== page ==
“The riffraff in their midst felt a gluttonous craving; and then the Israelites wept and said, ‘If only we had meat to eat! We remember the fish that we used to eat free in Egypt, the cucumbers, the melons, the leeks, the onions, and the garlic. Now our gullets are shriveled. There is nothing at all! Nothing but this manna to look to!’” (Numbers 11:4-6)
Too often people are unable to recognize the blessings that they have. The Israelites were recently freed from slavery in Egypt. Within months they began complaining. True they were stuck wandering the Sinai wilderness. But they were free. They were their own people. No longer were they forced to build palaces for Pharaoh. Water was plentiful. Manna was abundant. Still they longed for the familiarity of Egypt. They longed for the foods of their slave owners.
It was as if they said, “At least when we were in jail we ate three meals a day.” Even when immigrants are grateful to leave their countries of origin and even when they have gained freedom in a new found home, they continue to long for the food their parents served them, or for that matter the food their taskmasters provided them. It was as if Russian Jews looked at all of Israel’s successes and said, “There is nothing but this falafel and hummus!”
Many times people are unable to see the blessings that stand before them. They always want more. People are too often unhappy with the gifts they have. We fail see our freedoms. We are unable, for example, to see the many blessings of our American democracy. Instead we focus on our country’s problems. Instead we focus on our gluttonous craving. We only see what we left behind. Rabbi ben Zoma teaches: “Who is rich? Those who are content with their portion.”
But how can we be content when we face so many struggles and challenges? The Israelites were unable to do so. They were wandering through the desert. It was beginning to look like their trip was going to take much longer than planned. Perhaps it is understandable that they wanted to go back to Egypt. Perhaps it is understandable that they wanted to taste the familiar.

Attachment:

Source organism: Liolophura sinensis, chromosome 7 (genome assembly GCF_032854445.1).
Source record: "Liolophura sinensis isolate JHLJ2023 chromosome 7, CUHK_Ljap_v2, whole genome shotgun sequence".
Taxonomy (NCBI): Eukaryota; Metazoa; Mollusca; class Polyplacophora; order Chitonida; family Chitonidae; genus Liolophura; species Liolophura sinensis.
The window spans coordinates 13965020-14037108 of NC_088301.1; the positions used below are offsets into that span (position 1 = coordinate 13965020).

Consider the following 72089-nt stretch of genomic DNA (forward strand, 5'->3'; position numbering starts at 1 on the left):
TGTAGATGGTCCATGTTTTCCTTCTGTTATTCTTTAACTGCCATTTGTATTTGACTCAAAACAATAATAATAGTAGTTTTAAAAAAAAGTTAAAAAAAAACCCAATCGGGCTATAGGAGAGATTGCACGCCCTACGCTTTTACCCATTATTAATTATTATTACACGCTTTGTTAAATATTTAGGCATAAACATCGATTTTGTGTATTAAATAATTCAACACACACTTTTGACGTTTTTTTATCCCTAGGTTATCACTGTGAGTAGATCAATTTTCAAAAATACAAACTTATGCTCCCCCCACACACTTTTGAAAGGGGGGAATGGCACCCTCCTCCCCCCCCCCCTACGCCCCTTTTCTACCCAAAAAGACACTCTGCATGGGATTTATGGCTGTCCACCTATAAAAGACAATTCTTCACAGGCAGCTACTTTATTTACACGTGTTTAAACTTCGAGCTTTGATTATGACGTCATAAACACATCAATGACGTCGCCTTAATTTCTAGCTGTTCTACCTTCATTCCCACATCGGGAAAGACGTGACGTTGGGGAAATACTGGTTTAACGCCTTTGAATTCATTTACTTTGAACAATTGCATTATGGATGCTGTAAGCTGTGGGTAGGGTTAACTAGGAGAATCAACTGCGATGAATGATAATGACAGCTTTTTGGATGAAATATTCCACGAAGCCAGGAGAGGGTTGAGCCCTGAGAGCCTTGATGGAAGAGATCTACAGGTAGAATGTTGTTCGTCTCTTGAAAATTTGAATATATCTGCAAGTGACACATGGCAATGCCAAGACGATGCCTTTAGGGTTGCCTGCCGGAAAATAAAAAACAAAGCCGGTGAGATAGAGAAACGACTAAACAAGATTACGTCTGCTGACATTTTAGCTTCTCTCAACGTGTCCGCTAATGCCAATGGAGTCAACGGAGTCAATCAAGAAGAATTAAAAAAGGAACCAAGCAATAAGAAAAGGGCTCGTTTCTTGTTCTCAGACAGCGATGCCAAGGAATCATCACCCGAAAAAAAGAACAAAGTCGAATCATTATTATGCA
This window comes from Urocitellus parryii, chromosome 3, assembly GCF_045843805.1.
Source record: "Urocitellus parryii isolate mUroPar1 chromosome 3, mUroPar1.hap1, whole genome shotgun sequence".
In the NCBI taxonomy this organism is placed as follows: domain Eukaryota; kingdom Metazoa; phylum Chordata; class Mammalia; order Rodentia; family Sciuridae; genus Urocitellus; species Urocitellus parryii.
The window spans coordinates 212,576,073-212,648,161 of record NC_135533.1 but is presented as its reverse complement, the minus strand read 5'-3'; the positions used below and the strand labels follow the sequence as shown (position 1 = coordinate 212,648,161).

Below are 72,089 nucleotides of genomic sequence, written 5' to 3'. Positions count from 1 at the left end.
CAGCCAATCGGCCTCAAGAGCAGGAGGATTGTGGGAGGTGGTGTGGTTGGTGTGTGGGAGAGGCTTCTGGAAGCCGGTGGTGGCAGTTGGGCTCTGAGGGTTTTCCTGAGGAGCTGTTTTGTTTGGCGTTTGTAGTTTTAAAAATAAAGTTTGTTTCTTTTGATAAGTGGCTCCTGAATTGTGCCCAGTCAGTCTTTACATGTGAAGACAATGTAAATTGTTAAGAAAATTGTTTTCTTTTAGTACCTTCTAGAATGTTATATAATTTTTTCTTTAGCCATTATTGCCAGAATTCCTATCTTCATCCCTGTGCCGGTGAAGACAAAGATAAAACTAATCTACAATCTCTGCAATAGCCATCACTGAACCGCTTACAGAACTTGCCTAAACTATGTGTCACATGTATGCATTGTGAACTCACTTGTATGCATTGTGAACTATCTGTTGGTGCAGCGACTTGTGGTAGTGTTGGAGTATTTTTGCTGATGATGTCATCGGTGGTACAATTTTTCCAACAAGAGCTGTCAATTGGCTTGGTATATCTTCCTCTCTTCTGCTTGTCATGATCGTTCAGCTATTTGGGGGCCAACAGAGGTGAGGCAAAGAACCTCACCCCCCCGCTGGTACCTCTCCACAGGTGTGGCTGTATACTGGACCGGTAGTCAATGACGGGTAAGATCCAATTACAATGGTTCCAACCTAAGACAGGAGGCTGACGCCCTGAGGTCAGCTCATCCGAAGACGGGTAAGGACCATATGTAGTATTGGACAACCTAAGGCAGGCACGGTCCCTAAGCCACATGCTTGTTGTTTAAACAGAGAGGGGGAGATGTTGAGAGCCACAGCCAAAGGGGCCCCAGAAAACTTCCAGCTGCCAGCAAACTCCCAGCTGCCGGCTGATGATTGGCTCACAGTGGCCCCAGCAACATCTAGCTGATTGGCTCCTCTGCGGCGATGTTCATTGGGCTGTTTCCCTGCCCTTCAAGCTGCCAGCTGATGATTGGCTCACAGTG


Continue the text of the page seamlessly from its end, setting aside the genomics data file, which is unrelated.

Immigrants make better lives for themselves here in this country, as well as in Israel, and enrich our country in the process. Even though they desperately wanted to leave their home countries, they still long for the familiar sights, sounds and especially tastes of their youth. Recently when driving through Queens I saw Indian and Pakistani immigrants playing cricket. I thought to myself, “Why would they invest so much time and energy in the sport of their former British overlords?” And then I realized that they were not playing a British game but the game of their youth. People always long for the familiar. They will always love their home country’s cooking. Comfort food is whatever one grows up eating. Why?
It is provided for you. Life is much harder when you have to provide for yourself, when you have to cook for yourself. There are moments when we long for the past, even with its limits, even when it represents a time when decisions were made for us. We ask, how can we move forward through challenges and struggles while still seeing the blessings that lie before us? How can we move forward while still holding fast to our youthful past without allowing it to rule our lives?
Perhaps it is helpful to savor the food with which we grew up. Even when it is the food of the country we were thankful to leave, its taste gives us strength to fight the challenges of today.